National security wrap

US - Canada border near Glacier national park

The Beat

High-tech policing

The Washington Post’s Justin Jouvenal takes a look at how police and law enforcement agencies are increasingly able to use technology to calculate a suspect’s ‘threat scores’. Software such as Beware allows agencies to scan the suspect’s history including arrest reports, property records and social-media posts and then generate a threat level—enabling a more precise judgement and response. However, Jouvenal highlights the growing rift between the demand for technological surveillance and its impact on civil liberties. For more on tech and policing, Forbes explores how technology is helping to counter human trafficking.

Blackberry: not quite so private?

The Netherlands Forensic Institute (NFI), a government organisation which assists Dutch law enforcement agencies with forensic investigations, has confirmed to Motherboard (after weeks of speculation) that they’re able to decrypt encrypted messages on PGP Blackberry phones and recover deleted messages and emails. With Blackberry long being the smartphone of choice for criminals worldwide, it’s a win for authorities.

CT Scan

Fear itself

On War on the Rocks, Christopher Preble argues that US counterterrorism policy is failing to make Americans feel safe. Preble makes the point that Americans remain fearful of terrorism, even though the risk of being killed by a terrorist is objectively less than being killed by ‘lightning strike’ or ‘falling household furniture.’ Up to 40% of Americans believe that terrorists are winning in the war on terrorism—the highest number since 9/11. The figure stood at just 9% after the death of Osama Bin Laden in 2011. Preble suggests that achieving a zero-risk counterterrorism strategy is all but impossible, and that public officials should discuss terrorism in context rather than overemphasising the risk and ‘terrorizing ourselves.’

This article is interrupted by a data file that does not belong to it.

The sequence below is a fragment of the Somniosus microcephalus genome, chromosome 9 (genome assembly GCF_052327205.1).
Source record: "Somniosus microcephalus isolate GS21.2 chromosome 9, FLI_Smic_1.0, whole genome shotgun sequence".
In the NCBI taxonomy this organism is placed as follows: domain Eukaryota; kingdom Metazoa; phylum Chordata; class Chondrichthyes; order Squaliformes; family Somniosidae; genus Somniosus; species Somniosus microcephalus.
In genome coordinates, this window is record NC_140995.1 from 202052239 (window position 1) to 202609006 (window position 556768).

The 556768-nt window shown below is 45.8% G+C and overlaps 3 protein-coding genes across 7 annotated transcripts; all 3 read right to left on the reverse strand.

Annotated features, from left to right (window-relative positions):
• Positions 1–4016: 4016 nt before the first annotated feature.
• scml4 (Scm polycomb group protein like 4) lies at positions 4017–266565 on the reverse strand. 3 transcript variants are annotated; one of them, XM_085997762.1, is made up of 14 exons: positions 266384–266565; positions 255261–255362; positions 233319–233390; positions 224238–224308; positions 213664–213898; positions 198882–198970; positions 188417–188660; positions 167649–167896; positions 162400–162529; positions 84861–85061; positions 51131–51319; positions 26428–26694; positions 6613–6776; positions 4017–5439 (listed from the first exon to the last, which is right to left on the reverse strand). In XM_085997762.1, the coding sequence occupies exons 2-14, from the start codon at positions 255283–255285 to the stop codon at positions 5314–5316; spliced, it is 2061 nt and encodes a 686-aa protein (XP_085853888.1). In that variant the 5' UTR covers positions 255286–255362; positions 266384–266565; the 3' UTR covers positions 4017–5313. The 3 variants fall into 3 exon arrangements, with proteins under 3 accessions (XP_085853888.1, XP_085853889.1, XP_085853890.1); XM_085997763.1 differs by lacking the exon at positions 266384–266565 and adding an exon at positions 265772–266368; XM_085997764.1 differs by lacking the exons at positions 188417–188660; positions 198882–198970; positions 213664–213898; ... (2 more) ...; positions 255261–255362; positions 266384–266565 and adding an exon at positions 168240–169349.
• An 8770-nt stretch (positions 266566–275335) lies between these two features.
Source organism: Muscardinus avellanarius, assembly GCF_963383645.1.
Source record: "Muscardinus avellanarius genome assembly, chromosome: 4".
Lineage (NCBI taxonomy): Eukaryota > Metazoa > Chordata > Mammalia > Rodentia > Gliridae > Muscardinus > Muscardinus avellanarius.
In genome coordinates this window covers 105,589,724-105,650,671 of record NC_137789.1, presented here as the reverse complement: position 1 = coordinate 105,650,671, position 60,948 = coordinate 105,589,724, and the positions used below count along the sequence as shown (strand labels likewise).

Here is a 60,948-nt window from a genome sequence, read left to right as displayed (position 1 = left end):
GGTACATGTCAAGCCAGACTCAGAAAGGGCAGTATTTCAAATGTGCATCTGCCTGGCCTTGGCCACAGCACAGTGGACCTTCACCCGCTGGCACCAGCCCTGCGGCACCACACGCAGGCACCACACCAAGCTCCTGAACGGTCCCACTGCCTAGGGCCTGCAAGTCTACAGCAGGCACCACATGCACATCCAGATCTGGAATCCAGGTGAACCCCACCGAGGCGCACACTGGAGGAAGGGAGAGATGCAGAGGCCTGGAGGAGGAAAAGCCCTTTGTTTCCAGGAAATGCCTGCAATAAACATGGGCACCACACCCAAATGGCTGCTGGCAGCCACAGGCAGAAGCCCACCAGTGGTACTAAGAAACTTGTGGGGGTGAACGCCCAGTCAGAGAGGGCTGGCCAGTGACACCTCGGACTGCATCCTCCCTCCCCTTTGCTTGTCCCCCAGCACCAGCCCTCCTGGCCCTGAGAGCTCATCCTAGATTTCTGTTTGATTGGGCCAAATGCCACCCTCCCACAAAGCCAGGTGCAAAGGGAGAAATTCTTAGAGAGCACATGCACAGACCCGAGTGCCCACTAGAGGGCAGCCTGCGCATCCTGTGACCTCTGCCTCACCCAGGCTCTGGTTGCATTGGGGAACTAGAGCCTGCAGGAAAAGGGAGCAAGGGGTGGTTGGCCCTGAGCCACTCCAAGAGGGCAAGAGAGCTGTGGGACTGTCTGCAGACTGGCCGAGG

Uyghur terror suspects

Indonesia and China are cooperating in an investigation of several ethnic Uyghur terrorism suspects in Indonesia. One Uyghur man, arrested in December on suspicion of planning a suicide bombing, had entered the country as an asylum seeker via Thailand and Malaysia. Indonesian police are considering the possibility that he may also have links to the Bangkok bombing at Erawan Shrine last year. Several other Uyghurs are suspected of joining or providing logistical support to Daesh-linked groups in Indonesia.


Austria latest country to introduce tougher border controls

Last week Austria announced its plan to turn away ‘economic migrants’ in an attempt to reduce overall immigration, with Austrian ministers claiming that other European countries have failed to stem the flow of asylum seekers arriving at its border. Germany has been refusing entry to up to 200 migrants per day since the beginning of January which has resulted in more asylum seekers applying for asylum in Austria. Austria’s Interior Ministry statistics show that 90,000 asylum seekers sought asylum in Austria in 2015, three times more than in the previous year.

Canadian border authorities to use faceware recognition to catch terrorists

Canada’s border force agency will compare images of people arriving with photos of suspects on watch lists in order to keep alleged terrorists and other criminals out of country. The Canada Border Services Agency reports that it wants to see how well the facial-recognition technology works at various locations. The Agency claimed that while it intends on testing the technology in an ‘operational context’, no trials involving travellers have taken place as of yet. The federal privacy watchdog has warned the agency about the pitfalls of the technology, with Canada’s privacy commissioner Daniel Therrin warning about the potential for false positives and ‘unwarranted scrutiny’ of some individuals at the border.
First Responder

On the home front

Australia’s first responders were put to the test this holiday season with bushfires in Western Australia and flooding in New South Wales. ASPI’s Anthony Bergin discussed the importance of investing in Australian infrastructure to improve community resilience to natural disasters in The Australian. Bergin highlights that funding needs to shift away from the current reactive approach, towards a more proactive strategy of mitigation and preparation. Investing in ‘bettering’ damaged infrastructure would help prevent future re-builds, clean-up costs, health issues and psychological trauma from disasters.

Coast to coast

The World Bank is designing a program to promote the ‘climate resilience’ of the small-scale fisheries sector in the Caribbean against the increasing risks of climate change-related disasters. The Caribbean Ocean and Aquaculture Sustainability Facility (or COAST) will help facilitate innovative insurance financing that encourages small-island governments to support coastal management.